He is currently working on a novel tentatively entitled Enigma.

Customer Reviews

Most Helpful Customer Reviews

11 of 11 people found the following review helpful By Lynne Perednia VINE VOICE on July 18, 2013
Format: Hardcover
Friendship, loyalty, the feeling of belonging, and how tenuous these concepts are in reality for the faint at heart, are central to Andre Aciman's latest novel, Harvard Square.

In the summer of 1977, a Jewish graduate student at Harvard from Alexandria, Egypt, who will never go home, is hit by the summer doldrums. He has failed his comprehensives, has one more chance to pass them and needs to read like a fiend all summer. So of course he would rather be doing anything else.

Drawn to a cafe that reminds him of home, he meets a loud, abusive Tunisian Arab who commands the attention of everyone around, especially the women. Kalaj is a cabdriver, but he knows more about many things than just about everyone else. And doesn't mind telling them so.

He's also a performance artist who adores women; his every public move is calculated to draw their attention and flirt until they go off together. Kalaj is mesmerizing to our narrator.

Their acquaintance becomes a friendship of opposites, an academic and cabdriver, Jew and Arab, quiet and boisterous, wavering and steadfast, one with a green card and the other without.

The themes in Aciman's story are well-served by the story of the two young men at turning points in their lives. The academic does not turn his back on Harvard, only on people. Kalaj, after being so vigorously a critic of the ersatz United States and everything it stands for, falls whole-heartedly when he is accepted into the narrator's world.

Aciman does at least as much, if not more, tell rather than show in his story, but with a purpose. The emotions, the observations, the reflections are at the heart of what Aciman's narrator is trying to recapture in the story of that long-ago summer.
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32 of 41 people found the following review helpful By Amelia Gremelspacher TOP 500 REVIEWER on April 1, 2013
Format: Kindle Edition Verified Purchase
Our narrator meets Kalaj in a cafe. He is studying for his next attempt to pass his generals at Harvard. Our narrator is never named, he a Jewish man emigrated from Alexandria while Kalaj is an Arab from Tunis. They are bound by"their respective childhoods in colonial Africa." But while our narrator longs to fit in with his new world, Kalaj expresses nothing but contempt. Kalaj is a short cut for his nickname Kalishnikov, and he is as as fiery and rapid firing as the name implies.

Throughout the book, our narrator virtually disappears other than his reflection in Kalaj. The portrait of Kalaj is rich and finely drawn. The sense of misplacement of the two men is expressive and sly. In fact as the story opens, the narrator has brought his own son to tour Harvard hoping that he will love it as he himself did, even though he admits that "I learned to love Harvard after, not during." As the narrator begins to differentiate himself and to achieve some success at Harvard, Kalij continues to be the anti-hero of his life. In the end, I didn't much like Kalaj. This is not the a disqualification for me to like a book. I didn't really care what happened to the friendship either, which does alienate me from the plot. A vast amount of the book takes place in cafes and bars, and I kept waiting for an interaction to engage me. The writing, however, is incisive and clearly delivered. The touches of seventies culture are nostalgic and well placed. These attributes certainly contribute to the tenor of the book. For me personally, it was just ok.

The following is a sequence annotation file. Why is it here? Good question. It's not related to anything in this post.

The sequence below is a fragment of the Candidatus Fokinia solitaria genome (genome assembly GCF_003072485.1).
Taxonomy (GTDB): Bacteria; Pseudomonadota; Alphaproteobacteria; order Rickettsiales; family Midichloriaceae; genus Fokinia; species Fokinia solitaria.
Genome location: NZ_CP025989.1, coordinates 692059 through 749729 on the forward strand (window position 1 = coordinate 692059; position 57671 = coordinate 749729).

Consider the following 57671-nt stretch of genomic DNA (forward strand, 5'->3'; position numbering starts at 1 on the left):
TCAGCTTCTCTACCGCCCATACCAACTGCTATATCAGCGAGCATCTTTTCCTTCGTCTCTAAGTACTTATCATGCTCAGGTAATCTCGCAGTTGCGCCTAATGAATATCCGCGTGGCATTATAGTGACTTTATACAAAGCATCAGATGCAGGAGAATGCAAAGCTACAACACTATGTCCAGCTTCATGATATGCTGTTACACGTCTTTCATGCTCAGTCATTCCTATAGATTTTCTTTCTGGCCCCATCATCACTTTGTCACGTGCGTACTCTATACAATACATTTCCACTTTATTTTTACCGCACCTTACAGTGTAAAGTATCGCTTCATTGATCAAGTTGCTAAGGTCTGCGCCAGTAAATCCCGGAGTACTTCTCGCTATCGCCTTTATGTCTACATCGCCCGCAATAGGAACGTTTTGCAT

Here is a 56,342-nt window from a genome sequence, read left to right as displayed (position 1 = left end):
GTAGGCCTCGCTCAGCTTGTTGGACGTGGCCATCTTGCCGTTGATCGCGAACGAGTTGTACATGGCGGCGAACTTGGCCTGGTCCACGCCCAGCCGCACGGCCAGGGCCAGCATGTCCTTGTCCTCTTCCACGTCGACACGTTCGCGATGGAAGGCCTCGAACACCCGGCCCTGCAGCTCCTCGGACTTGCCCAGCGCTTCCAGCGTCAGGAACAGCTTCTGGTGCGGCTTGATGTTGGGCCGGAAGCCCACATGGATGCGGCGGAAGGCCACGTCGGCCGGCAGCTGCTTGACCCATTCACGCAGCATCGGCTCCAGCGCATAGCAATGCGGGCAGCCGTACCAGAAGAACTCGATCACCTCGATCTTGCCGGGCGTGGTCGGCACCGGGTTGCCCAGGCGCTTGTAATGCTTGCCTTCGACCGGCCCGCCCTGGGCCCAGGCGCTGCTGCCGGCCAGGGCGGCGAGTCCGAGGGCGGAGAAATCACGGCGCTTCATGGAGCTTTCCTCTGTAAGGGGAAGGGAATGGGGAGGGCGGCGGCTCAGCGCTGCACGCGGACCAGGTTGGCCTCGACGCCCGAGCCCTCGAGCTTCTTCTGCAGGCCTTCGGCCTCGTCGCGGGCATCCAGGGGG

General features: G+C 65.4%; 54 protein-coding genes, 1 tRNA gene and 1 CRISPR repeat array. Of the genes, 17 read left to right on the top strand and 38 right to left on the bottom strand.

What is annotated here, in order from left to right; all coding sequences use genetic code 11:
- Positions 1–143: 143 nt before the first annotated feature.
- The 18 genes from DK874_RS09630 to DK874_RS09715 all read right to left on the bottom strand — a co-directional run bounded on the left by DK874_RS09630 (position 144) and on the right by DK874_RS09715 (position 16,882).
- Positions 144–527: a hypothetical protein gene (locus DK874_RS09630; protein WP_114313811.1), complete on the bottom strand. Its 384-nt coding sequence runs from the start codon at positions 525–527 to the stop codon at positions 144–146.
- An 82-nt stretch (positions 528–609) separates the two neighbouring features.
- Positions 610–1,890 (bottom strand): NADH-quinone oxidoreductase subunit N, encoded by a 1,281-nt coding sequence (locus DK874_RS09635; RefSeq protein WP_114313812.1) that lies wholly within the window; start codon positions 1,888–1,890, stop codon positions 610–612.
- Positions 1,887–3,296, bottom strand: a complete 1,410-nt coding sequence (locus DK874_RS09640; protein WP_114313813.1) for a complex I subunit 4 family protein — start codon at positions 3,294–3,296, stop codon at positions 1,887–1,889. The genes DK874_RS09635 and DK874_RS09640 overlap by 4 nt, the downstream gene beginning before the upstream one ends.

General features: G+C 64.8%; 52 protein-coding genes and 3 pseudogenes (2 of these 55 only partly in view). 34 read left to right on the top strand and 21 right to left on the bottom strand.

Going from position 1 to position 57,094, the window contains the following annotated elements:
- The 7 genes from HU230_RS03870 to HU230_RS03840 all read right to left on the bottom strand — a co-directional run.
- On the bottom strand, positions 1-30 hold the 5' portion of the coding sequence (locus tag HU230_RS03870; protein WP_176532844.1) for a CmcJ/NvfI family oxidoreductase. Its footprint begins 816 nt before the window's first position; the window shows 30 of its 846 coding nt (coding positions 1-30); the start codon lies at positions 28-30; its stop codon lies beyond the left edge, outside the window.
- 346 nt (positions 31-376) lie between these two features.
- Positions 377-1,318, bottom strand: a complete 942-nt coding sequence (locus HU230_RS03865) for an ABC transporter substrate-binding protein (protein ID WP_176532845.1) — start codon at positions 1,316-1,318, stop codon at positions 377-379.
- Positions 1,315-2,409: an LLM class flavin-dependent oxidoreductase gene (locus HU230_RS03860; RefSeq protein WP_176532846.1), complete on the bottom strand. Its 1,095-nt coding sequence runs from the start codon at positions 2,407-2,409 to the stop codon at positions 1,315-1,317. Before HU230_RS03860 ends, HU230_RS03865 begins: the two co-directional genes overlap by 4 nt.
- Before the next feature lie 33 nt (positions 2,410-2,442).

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3 of 3 people found the following review helpful By GskFn on August 13, 2013
Format: Hardcover Verified Purchase
I liked Andre Aciman's Harvard Square. It'll be more fun to read if you have lived in the Boston area or spent time in Cambridge, Massachusetts. But if you don't know what Cantabridgian means, don't let that stop you. The characters in this story probably would tell you, if they could, that they didn't know either when they came halfway around the world and landed in Massachusetts. They interacted with the mainstream but did not join it -- at least not yet, as of the time this novel's story is told. They found their footing on outer rings of Cambridge society and did their thing.

Harvard Square is sort of an intellectual's novel, but not limited to that. Scholars in the humanities or social sciences may relate more easily to the main character than other readers. If you don't care to connect with a Harvard doctoral student in literature who is struggling to prepare for his comprehensive exams, then you might not find it a four-star novel. However rarefied the premise, I think this novel rises above it. There is interesting stuff going on here if you roll with the obvious moments of action and also listen, feel, and think about the characters and their struggles and pleasures. I also appreciate the narrative style most of the time.

Aciman's novel depicts early adulthood slices of life that occasionally flare up into memorable moments. One of those is the following, where the protagonist, the graduate student, collapses in relief after earning an affirmative nod from a bigger-than-life figure in his academic career.